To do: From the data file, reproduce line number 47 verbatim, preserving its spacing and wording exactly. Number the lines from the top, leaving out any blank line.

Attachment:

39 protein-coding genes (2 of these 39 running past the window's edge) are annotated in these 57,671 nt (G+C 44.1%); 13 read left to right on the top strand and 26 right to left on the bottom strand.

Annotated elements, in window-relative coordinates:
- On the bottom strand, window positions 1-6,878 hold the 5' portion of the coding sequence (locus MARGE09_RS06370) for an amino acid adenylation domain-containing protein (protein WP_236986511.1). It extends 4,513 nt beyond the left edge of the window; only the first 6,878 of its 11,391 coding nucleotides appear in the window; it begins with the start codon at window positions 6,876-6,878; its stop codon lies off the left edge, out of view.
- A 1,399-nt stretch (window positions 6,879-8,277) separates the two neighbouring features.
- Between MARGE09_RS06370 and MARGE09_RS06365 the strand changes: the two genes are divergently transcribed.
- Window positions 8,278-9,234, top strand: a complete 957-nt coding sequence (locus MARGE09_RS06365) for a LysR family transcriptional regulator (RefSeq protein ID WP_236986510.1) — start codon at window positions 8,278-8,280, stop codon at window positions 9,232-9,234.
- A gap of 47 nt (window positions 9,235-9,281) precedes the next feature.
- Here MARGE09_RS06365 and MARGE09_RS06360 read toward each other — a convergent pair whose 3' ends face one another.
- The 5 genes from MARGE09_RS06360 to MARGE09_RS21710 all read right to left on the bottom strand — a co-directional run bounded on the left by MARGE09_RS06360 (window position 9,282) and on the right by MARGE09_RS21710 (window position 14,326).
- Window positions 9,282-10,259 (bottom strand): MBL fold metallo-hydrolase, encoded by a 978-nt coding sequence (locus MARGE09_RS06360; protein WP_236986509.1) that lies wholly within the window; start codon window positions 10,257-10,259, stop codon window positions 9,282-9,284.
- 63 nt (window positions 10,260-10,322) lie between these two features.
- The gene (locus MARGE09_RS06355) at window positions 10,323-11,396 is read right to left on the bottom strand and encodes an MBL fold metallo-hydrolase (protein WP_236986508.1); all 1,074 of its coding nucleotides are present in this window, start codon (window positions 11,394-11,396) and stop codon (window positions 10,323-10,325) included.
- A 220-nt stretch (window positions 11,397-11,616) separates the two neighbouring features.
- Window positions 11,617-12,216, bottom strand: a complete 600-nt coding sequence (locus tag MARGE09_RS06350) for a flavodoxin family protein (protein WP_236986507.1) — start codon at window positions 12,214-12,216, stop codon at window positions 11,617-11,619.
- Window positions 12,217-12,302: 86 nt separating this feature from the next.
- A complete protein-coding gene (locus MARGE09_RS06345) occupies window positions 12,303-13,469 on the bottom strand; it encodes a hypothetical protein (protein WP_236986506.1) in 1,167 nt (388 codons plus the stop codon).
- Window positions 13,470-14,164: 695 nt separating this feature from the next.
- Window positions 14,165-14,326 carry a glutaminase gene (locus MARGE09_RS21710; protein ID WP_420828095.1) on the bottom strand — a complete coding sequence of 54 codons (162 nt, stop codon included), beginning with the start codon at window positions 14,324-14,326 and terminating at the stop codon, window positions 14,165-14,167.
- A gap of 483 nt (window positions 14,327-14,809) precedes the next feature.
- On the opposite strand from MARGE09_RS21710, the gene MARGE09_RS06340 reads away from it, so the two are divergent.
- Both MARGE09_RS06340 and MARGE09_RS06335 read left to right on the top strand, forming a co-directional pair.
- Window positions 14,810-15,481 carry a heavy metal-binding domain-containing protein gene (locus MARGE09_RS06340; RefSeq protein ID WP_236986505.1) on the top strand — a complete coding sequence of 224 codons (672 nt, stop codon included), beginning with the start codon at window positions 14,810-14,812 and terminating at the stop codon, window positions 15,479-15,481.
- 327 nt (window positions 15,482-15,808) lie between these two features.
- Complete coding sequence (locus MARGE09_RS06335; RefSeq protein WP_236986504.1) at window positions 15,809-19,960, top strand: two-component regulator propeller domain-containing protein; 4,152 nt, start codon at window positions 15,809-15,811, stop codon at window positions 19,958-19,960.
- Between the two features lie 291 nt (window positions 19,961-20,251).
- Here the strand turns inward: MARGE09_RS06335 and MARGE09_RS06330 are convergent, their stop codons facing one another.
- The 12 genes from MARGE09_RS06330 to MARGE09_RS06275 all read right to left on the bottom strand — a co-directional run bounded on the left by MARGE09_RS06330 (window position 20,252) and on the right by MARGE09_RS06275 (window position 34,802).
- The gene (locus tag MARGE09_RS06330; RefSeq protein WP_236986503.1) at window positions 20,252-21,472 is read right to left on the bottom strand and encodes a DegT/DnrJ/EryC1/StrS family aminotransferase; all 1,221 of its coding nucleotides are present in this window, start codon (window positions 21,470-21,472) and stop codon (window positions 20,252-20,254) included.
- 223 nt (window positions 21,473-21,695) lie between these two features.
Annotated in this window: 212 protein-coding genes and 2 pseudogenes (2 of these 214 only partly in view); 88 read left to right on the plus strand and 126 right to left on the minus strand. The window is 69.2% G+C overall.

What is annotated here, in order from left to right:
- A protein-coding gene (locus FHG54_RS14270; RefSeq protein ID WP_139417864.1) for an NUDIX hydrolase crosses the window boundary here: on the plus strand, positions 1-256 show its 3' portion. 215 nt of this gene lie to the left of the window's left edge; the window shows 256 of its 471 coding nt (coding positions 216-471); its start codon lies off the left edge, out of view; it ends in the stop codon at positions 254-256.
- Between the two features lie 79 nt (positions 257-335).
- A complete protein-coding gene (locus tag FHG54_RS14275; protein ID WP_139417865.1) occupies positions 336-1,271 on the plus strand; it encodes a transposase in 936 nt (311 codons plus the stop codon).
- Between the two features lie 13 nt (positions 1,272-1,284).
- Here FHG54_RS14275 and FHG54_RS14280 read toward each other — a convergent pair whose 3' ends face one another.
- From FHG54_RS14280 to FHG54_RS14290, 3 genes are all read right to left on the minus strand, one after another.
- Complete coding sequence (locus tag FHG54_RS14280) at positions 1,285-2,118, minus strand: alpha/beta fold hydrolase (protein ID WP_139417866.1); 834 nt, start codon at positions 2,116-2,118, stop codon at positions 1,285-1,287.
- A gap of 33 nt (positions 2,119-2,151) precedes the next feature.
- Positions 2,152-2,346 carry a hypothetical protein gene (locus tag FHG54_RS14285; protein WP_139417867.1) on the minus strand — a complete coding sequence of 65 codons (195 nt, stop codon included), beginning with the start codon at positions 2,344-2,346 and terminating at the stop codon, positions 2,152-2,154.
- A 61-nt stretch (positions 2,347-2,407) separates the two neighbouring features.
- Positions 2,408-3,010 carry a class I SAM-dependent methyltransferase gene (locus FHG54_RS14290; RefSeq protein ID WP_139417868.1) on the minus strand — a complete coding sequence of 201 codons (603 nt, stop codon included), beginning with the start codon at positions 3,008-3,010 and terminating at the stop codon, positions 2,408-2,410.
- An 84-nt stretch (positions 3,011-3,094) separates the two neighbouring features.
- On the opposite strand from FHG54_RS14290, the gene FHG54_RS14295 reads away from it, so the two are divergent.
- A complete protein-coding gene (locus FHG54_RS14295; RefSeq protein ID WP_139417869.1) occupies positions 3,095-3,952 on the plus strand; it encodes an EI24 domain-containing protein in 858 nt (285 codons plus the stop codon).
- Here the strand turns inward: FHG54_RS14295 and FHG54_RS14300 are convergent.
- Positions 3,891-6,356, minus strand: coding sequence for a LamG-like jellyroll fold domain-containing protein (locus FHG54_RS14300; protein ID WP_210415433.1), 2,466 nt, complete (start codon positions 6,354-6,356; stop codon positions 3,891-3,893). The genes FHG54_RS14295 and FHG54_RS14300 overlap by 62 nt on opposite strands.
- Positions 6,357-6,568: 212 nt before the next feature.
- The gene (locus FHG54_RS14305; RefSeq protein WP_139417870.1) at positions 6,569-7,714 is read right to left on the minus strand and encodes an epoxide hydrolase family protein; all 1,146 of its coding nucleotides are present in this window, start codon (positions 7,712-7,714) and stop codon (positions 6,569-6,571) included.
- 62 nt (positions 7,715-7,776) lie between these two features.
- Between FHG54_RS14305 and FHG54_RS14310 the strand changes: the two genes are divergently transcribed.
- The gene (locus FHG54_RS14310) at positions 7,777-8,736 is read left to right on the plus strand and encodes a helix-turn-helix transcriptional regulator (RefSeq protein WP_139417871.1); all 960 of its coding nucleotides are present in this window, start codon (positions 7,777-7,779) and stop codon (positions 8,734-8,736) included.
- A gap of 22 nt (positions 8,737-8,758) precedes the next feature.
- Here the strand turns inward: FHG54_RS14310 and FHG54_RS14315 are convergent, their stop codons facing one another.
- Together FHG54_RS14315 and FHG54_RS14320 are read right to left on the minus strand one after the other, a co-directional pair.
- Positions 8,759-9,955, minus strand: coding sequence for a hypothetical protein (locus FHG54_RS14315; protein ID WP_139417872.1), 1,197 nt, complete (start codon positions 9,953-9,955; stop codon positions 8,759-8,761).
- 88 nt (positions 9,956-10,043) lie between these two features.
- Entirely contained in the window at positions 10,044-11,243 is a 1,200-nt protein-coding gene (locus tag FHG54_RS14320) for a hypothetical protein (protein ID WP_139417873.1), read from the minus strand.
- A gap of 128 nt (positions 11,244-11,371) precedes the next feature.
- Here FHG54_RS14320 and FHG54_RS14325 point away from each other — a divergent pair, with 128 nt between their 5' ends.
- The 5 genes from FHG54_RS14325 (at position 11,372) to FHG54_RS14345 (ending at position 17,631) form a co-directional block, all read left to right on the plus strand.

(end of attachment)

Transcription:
- Positions 3,891-6,356, minus strand: coding sequence for a LamG-like jellyroll fold domain-containing protein (locus FHG54_RS14300; protein ID WP_210415433.1), 2,466 nt, complete (start codon positions 6,354-6,356; stop codon positions 3,891-3,893). The genes FHG54_RS14295 and FHG54_RS14300 overlap by 62 nt on opposite strands.